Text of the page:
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WILLIAM WORDSWORTH.

TO TOUSSAINT L'OUVERTURE.

Toussaint, the most unhappy Man of Men !
Whether the whistling Rustic tend his plough
Within thy hearing, or thy head be now
Pillow'd in some deep dungeon's earless den ;-
O miserable Chieftain! where and when
Wilt thou find patience? Yet die not; do thou
Wear rather in thy bonds a cheerful brow:
Though fallen Thyself, never to rise again,
Live, and take comfort. Thou hast left behind
Powers that will work for thee; air, earth, and skies;
There's not a breathing of the common wind
That will forget thee; thou hast great allies;
Thy friends are exultations, agonies,
And love, and Man's unconquerable mind.

WILLIAM WORDSWORTH.

1802.

And saw,

INLAND, within a hollow Vale, I stood ;

while sea was calm and air was clear, The Coast of France, the Coast of France how near! Drawn almost into frightful neighbourhood. I shrunk, for verily the barrier flood Was like a Lake, or River bright and fair, A span of waters; yet what power is there! What mightiness for evil and for good! Even so doth God protect us if we be Virtuous and wise. Winds blow, and Waters roll, Strength to the brave, and Power, and Deity, Yet in themselves are nothing! One decree Spake laws to them, and said that by the Soul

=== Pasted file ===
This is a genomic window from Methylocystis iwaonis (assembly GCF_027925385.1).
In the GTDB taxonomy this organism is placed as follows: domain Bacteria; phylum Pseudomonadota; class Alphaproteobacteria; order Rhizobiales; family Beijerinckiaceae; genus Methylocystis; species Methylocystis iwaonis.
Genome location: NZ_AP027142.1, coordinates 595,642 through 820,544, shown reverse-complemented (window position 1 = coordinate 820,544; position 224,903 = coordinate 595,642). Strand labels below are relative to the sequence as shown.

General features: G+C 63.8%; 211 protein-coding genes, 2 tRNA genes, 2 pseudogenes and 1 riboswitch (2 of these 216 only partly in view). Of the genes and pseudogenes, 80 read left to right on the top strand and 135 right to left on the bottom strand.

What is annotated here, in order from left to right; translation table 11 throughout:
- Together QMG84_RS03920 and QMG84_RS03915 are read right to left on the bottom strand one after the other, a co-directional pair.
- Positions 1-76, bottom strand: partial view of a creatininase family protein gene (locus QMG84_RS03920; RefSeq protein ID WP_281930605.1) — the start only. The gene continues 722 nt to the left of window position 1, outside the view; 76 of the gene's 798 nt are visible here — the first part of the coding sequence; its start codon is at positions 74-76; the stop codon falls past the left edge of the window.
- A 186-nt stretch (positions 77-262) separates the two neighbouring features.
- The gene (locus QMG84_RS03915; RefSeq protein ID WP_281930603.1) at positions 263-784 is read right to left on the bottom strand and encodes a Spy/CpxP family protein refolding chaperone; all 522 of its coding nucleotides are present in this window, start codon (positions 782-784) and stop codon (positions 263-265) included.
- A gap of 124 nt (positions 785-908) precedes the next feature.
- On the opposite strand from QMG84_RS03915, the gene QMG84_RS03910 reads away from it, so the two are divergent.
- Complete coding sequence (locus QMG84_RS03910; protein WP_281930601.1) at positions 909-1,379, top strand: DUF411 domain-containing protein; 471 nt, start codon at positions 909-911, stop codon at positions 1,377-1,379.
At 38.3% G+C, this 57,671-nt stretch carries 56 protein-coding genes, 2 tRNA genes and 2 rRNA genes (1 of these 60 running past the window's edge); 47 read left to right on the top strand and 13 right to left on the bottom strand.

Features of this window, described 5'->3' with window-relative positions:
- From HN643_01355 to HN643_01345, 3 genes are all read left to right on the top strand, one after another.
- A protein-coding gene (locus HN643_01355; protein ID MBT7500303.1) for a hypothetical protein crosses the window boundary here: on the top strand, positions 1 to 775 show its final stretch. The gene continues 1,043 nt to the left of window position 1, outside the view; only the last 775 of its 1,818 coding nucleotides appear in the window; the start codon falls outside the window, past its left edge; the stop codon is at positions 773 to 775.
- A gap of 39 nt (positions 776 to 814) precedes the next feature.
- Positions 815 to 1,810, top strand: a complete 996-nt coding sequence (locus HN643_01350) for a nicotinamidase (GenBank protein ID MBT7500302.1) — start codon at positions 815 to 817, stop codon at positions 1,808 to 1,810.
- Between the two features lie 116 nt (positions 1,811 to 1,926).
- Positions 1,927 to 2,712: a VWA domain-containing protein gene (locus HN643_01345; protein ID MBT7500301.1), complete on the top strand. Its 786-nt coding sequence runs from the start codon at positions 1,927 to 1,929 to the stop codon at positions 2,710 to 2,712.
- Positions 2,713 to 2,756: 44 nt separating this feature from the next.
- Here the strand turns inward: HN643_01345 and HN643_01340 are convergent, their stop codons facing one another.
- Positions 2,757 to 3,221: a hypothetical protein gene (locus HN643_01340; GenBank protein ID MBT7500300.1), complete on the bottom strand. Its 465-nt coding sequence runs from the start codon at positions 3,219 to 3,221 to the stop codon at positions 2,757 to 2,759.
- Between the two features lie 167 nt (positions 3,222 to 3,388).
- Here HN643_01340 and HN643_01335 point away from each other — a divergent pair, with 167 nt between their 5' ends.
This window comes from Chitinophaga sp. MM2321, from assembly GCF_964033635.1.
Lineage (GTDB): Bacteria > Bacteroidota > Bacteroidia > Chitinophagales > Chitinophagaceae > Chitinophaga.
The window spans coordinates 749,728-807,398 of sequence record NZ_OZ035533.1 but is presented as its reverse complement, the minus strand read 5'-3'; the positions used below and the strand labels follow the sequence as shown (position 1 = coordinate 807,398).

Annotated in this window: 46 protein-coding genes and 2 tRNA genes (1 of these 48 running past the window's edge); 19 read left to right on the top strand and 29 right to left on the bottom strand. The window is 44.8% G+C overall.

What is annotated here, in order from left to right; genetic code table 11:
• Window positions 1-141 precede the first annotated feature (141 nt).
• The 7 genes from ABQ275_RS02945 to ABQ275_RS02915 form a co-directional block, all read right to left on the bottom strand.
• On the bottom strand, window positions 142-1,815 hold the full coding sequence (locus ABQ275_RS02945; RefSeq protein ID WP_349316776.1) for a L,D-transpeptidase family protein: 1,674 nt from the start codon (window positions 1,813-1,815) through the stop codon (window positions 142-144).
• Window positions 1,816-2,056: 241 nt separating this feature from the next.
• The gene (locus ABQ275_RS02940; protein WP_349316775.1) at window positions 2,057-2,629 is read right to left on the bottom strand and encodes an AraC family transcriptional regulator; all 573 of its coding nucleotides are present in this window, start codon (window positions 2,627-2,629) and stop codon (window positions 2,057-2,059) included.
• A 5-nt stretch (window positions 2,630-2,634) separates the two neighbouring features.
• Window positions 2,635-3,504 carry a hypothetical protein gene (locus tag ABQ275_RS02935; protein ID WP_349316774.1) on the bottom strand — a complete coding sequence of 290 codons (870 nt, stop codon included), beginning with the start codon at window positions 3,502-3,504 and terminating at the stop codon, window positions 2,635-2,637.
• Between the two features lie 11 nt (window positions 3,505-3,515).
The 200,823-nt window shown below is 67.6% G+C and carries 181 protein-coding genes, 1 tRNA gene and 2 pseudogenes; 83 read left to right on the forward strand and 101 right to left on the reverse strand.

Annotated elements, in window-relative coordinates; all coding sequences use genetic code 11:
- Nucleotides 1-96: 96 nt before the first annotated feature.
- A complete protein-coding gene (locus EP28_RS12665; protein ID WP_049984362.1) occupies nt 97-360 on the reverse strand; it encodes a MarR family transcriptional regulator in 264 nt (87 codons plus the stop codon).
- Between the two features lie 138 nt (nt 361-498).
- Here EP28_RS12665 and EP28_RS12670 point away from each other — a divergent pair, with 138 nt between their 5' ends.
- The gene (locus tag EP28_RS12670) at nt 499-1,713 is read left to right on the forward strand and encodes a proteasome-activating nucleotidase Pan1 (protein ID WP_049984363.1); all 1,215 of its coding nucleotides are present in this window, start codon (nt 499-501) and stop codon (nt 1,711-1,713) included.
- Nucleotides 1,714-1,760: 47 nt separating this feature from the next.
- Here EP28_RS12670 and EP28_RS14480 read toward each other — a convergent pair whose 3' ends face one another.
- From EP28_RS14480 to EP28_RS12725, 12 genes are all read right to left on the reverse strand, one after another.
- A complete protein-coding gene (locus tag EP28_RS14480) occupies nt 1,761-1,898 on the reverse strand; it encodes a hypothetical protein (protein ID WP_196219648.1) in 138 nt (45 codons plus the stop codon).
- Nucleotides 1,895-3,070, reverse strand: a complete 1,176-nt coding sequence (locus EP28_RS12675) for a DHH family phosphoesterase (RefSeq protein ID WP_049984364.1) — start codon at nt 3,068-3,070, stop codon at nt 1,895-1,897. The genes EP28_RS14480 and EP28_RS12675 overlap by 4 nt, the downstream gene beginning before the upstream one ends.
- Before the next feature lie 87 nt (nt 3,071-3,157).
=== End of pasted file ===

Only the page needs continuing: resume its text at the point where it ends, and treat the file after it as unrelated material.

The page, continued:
nly the Nations shall be great and free.

WILLIAM WORDSWORTH.

THOUGHT OF A BRITON ON THE SUBJUGATION OF

SWITZERLAND.

Two Voices are there; one is of the Sea,
One of the Mountains; each a mighty Voice:
In both from age to age Thou didst rejoice,
They were thy chosen Music, Liberty!
There came a Tyrant, and with holy glee
Thou fought'st against Him ; but hast vainly striven:
Thou from thy Alpine Holds at length art driven,
Where not a torrent murmurs heard by thee.
Of one deep bliss thine ear hath been bereft:
Then cleave, O cleave to that which still is left!
For, high-sould Maid, what sorrow would it be
That mountain Floods should thunder as before,
And Ocean bellow from his rocky shore,
And neither awful Voice be heard by thee!

WILLIAM WORDSWORTH.

1802.

Milton! thou should'st be living at this hour:
England hath need of thee : she is a fen
Of stagnant waters: altar, sword, and pen,
Fireside, the heroic wealth of hall and bowe
Have forfeited their ancient English dower
Of inward happiness. We are selfish men;
Oh! raise us up, return to us again ;
And give us manners, virtue, freedom, power.
Thy soul was like a Star, and dwelt apart:
Thou hadst a voice whose sound was like the sea :
Pure as the naked heavens, majestic, free,
So didst thou travel on life's common way,
In cheerful godliness; and yet thy heart
The lowliest duties on herself did lay.

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VANGUARD of Liberty, ye Men of Kent,
Ye Children of a Soil that doth advance
Her haughty brow against the coast of France,
Now is the time to prove your hardiment!
To France be words of invitation sent!

They from their Fields can see the countenance
Of your fierce war, may ken the glittering lance,
And hear you shouting forth your brave intent.
Left single, in bold parley, Ye, of yore,
Did from the Norman win a gallant wreath ;
Confirm’d the charters that were yours before ;-
No parleying now! In Britain is one breath ;
We all are with you now from Shore to Shore :-
Ye Men of Kent, 'tis Victory or Death!

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